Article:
Rockwood Memorial Lecture
4:30PM, Monday, April 4, 2011
San Diego Supercomputer Center Auditorium
Host: Gert Cauwenberghs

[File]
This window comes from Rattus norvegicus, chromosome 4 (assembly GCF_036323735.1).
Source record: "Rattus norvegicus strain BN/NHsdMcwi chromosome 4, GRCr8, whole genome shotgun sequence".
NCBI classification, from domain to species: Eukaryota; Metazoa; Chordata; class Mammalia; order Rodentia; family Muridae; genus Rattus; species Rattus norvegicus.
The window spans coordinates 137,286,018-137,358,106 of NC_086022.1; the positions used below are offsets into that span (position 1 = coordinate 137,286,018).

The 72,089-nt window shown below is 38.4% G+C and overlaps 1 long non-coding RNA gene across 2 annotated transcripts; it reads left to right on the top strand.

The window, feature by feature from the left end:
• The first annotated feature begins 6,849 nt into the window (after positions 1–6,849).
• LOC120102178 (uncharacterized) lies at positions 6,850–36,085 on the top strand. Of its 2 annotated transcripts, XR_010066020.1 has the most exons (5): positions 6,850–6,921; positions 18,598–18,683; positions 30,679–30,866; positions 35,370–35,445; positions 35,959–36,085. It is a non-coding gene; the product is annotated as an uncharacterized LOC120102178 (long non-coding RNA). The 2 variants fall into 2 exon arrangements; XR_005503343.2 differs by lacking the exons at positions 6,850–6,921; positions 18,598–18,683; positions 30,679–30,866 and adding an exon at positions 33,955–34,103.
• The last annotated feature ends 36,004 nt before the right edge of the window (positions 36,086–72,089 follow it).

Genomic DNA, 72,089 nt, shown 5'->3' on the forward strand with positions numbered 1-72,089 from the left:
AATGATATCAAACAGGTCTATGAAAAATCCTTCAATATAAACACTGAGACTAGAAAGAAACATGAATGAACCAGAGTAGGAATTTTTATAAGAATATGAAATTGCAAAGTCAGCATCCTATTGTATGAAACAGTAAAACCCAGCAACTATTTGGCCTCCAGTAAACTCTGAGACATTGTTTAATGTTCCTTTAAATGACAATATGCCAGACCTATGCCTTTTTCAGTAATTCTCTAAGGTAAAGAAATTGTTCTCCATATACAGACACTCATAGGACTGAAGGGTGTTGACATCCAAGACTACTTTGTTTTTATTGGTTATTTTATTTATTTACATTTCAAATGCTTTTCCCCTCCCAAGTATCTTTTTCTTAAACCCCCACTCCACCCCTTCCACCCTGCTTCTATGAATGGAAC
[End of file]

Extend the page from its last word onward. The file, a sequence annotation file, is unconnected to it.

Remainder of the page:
There is today a wide spread belief that the brain can be reverse-engineered by an exhaustive reductionistic program such as connectomics: Once the neurons and their connections are fully described, knowledge of function will follow directly. Over the past two decades the Institute of Neuroinformatics has contributed to that philosophy by characterizing the connectivity of visual neocortex; by proposing how there current circuits of the superficial layers could implement rich computational primitives; and by engineering neuromorphic electronic systems that emulate those circuits. But these research programs stumble on the crucial questions of how the cortical circuits are intelligently constructed and configured. So, in recent years we have begun exploring a synthetic approach to these questions by simulating the methods of self-construction used by Biology to evoke the cortical circuits from only a few precursor cells. The notion is that the organization and function of neuronal circuits may be better and more efficiently understood in terms of the dynamics of their unfolding developmental process than by measuring their adult connection matrix or ‘connectome’. This talk will describe steps in that direction of research.